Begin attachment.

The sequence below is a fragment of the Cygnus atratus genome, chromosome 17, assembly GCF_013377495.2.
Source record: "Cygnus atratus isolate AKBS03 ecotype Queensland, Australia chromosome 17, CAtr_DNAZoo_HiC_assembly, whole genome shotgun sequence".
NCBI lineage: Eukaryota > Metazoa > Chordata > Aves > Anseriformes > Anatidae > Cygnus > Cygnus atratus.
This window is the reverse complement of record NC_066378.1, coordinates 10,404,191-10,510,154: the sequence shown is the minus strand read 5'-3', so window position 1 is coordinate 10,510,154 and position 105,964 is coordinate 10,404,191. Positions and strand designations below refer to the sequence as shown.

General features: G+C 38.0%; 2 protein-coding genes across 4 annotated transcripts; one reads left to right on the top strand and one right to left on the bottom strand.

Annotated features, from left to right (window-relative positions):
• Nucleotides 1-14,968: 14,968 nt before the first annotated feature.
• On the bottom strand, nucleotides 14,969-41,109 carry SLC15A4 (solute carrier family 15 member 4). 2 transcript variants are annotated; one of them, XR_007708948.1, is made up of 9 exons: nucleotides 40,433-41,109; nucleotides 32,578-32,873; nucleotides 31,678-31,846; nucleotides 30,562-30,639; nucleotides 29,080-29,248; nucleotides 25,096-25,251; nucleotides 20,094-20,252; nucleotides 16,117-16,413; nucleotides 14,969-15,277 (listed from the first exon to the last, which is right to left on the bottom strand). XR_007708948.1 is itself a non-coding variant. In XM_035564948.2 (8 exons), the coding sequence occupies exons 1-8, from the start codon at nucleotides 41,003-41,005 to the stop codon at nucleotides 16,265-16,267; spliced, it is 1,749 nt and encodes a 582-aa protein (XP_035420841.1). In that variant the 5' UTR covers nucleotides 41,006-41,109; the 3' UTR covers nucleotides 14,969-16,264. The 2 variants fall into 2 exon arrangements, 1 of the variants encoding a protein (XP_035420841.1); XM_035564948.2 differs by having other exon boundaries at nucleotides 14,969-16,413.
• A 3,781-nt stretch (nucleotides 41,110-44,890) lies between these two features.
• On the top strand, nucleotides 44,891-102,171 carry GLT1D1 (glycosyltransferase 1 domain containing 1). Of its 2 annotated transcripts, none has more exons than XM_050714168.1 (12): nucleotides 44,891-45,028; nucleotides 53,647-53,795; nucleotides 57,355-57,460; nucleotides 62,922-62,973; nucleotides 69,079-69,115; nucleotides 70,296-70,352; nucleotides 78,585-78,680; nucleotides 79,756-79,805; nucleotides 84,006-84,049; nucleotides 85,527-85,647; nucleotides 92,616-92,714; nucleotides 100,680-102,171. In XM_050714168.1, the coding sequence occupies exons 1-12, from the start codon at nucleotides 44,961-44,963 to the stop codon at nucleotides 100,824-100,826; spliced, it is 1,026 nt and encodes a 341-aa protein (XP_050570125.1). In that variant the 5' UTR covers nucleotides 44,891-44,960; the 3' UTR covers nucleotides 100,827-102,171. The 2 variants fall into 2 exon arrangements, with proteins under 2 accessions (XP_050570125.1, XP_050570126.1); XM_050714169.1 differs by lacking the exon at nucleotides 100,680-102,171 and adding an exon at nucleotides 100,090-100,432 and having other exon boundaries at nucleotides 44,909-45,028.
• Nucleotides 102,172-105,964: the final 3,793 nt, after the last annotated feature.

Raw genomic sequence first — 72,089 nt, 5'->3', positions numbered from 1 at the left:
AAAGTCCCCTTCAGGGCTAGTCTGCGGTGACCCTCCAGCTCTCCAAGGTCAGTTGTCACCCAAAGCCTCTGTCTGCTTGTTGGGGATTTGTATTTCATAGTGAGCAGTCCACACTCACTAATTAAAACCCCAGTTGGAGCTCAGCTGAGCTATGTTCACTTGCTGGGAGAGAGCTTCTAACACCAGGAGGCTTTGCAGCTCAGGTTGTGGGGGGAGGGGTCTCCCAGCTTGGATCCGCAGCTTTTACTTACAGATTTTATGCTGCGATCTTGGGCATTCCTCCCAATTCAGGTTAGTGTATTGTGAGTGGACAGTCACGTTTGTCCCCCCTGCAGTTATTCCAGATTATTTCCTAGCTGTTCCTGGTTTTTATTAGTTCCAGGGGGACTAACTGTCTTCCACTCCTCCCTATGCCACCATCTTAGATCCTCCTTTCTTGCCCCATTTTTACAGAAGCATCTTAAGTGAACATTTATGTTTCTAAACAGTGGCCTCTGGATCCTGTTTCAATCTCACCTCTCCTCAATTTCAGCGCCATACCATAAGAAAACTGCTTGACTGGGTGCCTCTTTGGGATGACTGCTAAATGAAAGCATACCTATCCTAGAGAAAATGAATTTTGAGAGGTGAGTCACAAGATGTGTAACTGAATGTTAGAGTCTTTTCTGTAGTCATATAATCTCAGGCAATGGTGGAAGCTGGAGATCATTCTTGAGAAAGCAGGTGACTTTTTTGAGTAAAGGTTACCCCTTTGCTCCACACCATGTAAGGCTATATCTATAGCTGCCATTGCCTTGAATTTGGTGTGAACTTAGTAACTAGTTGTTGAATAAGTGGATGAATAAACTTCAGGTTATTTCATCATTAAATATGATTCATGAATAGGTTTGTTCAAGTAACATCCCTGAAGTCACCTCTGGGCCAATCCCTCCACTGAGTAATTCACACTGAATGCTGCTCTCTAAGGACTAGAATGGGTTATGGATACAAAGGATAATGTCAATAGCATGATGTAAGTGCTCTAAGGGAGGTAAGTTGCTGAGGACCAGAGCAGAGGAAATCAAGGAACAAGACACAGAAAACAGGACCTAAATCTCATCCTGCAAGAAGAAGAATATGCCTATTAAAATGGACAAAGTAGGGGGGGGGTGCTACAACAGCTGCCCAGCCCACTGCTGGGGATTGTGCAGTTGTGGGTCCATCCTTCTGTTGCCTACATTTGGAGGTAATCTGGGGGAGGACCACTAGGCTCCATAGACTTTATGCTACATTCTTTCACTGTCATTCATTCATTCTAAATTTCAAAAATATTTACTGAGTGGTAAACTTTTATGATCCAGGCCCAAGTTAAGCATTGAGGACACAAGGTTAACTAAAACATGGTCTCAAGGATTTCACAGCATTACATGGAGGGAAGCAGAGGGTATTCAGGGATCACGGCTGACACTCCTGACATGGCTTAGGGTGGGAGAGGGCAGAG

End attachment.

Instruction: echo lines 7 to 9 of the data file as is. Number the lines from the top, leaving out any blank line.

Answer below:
• Nucleotides 1-14,968: 14,968 nt before the first annotated feature.
• On the bottom strand, nucleotides 14,969-41,109 carry SLC15A4 (solute carrier family 15 member 4). 2 transcript variants are annotated; one of them, XR_007708948.1, is made up of 9 exons: nucleotides 40,433-41,109; nucleotides 32,578-32,873; nucleotides 31,678-31,846; nucleotides 30,562-30,639; nucleotides 29,080-29,248; nucleotides 25,096-25,251; nucleotides 20,094-20,252; nucleotides 16,117-16,413; nucleotides 14,969-15,277 (listed from the first exon to the last, which is right to left on the bottom strand). XR_007708948.1 is itself a non-coding variant. In XM_035564948.2 (8 exons), the coding sequence occupies exons 1-8, from the start codon at nucleotides 41,003-41,005 to the stop codon at nucleotides 16,265-16,267; spliced, it is 1,749 nt and encodes a 582-aa protein (XP_035420841.1). In that variant the 5' UTR covers nucleotides 41,006-41,109; the 3' UTR covers nucleotides 14,969-16,264. The 2 variants fall into 2 exon arrangements, 1 of the variants encoding a protein (XP_035420841.1); XM_035564948.2 differs by having other exon boundaries at nucleotides 14,969-16,413.
• A 3,781-nt stretch (nucleotides 41,110-44,890) lies between these two features.